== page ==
Variables and arrays are not entirely distinct; arrays just a special form of variable, and should be declared as such:
var terminator_models = ;
Or more explicitly:
var terminator_models = new Array();
Both are similar, although they have subtle differences. In the examples above, they produce the same result: an empty array named
terminator_models. The second option, using a Array constructor, provides the possibility of passing a
length parameter to pre-determine the number of slots in the array:
var terminator_models = new Array(3);
If you already know the data that will be in the array, you can declare that on initialization:
var terminator_models = [ 'T-800', 'T-850', 'T-1000', 'T-1001', 'T-X' ];
An array can contain most anything: booleans, numbers, strings, functions, objects, other arrays, regular expressions, or a mixture of all of these. An example of an array that stores numbers:
var terminator_movies_dates = [ 1984, 1991, 2003, 2009];
By default, the first slot in an array is indexed at
0, a fact that often confuses new coders. In the console we could enter the following:
var terminator_actors = [ 'Arnold Schwarzenegger', 'Robert Patrick', 'Kristanna Loken', 'Summer Glau', 'Shirley Manson', 'Garret Dillahunt' ]; > terminator_actors; "Arnold Schwarzenegger"
You can also use dot notation (i.e.
terminator_actors.0) to reference an element in an array, although it comes with several conditions and exceptions that make doing so inadvisable.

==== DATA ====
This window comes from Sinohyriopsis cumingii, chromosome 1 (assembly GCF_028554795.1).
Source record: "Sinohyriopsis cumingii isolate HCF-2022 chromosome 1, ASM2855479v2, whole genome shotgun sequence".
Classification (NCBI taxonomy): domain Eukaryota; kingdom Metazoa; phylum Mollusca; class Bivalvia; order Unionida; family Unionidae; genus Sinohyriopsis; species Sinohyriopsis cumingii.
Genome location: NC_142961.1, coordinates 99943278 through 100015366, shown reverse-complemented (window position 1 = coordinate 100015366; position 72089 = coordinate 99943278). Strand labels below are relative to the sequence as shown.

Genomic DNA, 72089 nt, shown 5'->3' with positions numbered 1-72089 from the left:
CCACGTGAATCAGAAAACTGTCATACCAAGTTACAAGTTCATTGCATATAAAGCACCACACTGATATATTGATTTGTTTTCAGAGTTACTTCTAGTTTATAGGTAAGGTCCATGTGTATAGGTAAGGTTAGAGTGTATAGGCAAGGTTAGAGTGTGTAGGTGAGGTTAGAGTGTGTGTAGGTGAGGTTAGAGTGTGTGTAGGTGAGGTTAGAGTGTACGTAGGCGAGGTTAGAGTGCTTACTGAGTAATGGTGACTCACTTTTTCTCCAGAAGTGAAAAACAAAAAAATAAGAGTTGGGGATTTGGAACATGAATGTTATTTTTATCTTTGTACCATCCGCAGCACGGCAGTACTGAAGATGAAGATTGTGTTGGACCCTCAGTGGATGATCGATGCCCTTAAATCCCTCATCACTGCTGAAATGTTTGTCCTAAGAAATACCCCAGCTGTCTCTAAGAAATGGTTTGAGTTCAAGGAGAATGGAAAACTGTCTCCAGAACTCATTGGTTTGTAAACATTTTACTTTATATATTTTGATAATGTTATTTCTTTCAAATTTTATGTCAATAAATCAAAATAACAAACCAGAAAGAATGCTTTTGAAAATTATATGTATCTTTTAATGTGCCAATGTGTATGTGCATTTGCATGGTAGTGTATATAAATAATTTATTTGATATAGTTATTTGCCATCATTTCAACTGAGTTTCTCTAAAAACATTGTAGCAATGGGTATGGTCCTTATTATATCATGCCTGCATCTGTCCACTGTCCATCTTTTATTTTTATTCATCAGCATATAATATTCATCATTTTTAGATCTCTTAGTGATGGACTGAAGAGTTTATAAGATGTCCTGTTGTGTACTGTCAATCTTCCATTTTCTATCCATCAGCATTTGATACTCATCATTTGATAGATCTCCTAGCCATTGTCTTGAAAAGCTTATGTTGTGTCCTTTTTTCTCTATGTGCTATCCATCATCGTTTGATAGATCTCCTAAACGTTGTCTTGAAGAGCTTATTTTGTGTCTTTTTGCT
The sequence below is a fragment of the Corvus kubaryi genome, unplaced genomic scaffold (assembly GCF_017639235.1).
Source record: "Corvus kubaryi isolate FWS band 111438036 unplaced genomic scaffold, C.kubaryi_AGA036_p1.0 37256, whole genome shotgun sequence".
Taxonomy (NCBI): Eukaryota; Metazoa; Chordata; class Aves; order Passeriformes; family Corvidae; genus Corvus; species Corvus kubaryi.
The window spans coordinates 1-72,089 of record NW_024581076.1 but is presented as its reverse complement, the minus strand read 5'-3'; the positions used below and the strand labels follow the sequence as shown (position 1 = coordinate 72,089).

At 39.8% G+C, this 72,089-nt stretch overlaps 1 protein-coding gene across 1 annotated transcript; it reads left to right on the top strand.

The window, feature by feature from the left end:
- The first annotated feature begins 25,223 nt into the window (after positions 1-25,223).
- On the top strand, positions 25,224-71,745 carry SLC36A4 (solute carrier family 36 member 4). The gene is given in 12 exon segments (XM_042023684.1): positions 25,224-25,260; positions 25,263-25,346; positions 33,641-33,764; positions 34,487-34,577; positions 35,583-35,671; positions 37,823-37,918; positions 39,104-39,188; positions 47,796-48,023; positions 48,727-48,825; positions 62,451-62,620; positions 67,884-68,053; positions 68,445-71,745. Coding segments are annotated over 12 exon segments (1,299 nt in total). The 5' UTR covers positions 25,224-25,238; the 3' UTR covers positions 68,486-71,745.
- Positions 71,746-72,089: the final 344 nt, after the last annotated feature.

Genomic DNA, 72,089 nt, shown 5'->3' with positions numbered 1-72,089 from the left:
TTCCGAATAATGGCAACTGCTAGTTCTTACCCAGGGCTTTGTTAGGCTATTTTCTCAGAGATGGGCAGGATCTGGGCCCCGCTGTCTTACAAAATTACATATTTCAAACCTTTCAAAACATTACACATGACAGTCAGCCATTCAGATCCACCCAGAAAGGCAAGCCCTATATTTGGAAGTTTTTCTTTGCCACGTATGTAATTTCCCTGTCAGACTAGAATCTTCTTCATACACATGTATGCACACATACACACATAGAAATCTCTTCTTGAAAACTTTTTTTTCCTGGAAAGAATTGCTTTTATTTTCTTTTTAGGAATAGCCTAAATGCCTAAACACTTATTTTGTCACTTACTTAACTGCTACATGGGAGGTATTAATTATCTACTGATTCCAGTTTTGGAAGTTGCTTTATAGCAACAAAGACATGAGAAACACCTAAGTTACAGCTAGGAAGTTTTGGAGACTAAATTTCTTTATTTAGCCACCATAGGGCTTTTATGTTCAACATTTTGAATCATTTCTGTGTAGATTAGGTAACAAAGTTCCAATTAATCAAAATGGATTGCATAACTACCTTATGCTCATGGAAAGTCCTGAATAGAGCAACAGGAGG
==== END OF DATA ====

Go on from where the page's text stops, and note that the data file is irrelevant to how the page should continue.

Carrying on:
There are many array methods, all of which I’ll cover in future articles. The most fundamental is the question of how many elements the array contains:
> terminator_actors.length 6
length is not merely a read-only value: it can also be set. Adding new elements to the array will increase
length; conversely, setting a array’s
length to a number less than its population will purge entries after that point:
> terminator_actors; [ 'Arnold Schwarzenegger', 'Robert Patrick', 'Kristanna Loken', 'Summer Glau', 'Shirley Manson', 'Garret Dillahunt' ] > terminator_actors.length = 4; > terminator_actors; ["Arnold Schwarzenegger", "Robert Patrick", "Kristanna Loken", "Summer Glau"]
getElementsByTagName. Let’s say you have the following page:
<p>Silence. Gradually the sound of distant traffic becomes audible. <p>A LOW ANGLE bounded on one side by a chain-link fence and on the other by the one-story public school buildings. <p>Spray-can hieroglyphics and distant streetlight shadows. This is a Los Angeles public school in a blue collar neighbourhood.
var p = document.getElementsByTagName("p");
For all intents and purposes,
p will look and act like an array: it even has a
length, and we can iterate over it. Yet some array methods won’t work on it at all:
> p.push("test"); > TypeError: undefined is not a function
The new developer has to be careful when dealing with array-like structures: many array methods will work on them, but not all. I’ll clarify these distinctions in future articles.
Photograph by Daniel Mennerich, used under a Creative Commons license
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